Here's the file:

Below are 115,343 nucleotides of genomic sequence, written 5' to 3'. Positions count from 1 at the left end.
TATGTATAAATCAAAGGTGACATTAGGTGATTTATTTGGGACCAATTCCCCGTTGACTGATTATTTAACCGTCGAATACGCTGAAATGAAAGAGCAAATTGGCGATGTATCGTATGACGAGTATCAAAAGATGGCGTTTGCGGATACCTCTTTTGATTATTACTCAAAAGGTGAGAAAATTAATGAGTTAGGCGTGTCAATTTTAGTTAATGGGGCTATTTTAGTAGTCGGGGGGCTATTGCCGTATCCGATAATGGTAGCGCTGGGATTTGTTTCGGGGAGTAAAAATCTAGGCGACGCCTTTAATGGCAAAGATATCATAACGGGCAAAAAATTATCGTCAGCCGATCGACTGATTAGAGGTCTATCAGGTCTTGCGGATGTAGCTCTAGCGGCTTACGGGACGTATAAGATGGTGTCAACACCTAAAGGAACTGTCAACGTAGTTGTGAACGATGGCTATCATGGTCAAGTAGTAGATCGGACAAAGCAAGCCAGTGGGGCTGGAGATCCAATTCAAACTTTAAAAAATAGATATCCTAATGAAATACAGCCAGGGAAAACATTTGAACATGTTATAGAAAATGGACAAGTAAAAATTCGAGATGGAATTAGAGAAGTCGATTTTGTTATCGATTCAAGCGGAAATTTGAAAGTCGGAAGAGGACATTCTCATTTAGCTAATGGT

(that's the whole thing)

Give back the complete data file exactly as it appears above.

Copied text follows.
Below are 115,343 nucleotides of genomic sequence, written 5' to 3'. Positions count from 1 at the left end.
TATGTATAAATCAAAGGTGACATTAGGTGATTTATTTGGGACCAATTCCCCGTTGACTGATTATTTAACCGTCGAATACGCTGAAATGAAAGAGCAAATTGGCGATGTATCGTATGACGAGTATCAAAAGATGGCGTTTGCGGATACCTCTTTTGATTATTACTCAAAAGGTGAGAAAATTAATGAGTTAGGCGTGTCAATTTTAGTTAATGGGGCTATTTTAGTAGTCGGGGGGCTATTGCCGTATCCGATAATGGTAGCGCTGGGATTTGTTTCGGGGAGTAAAAATCTAGGCGACGCCTTTAATGGCAAAGATATCATAACGGGCAAAAAATTATCGTCAGCCGATCGACTGATTAGAGGTCTATCAGGTCTTGCGGATGTAGCTCTAGCGGCTTACGGGACGTATAAGATGGTGTCAACACCTAAAGGAACTGTCAACGTAGTTGTGAACGATGGCTATCATGGTCAAGTAGTAGATCGGACAAAGCAAGCCAGTGGGGCTGGAGATCCAATTCAAACTTTAAAAAATAGATATCCTAATGAAATACAGCCAGGGAAAACATTTGAACATGTTATAGAAAATGGACAAGTAAAAATTCGAGATGGAATTAGAGAAGTCGATTTTGTTATCGATTCAAGCGGAAATTTGAAAGTCGGAAGAGGACATTCTCATTTAGCTAATGGT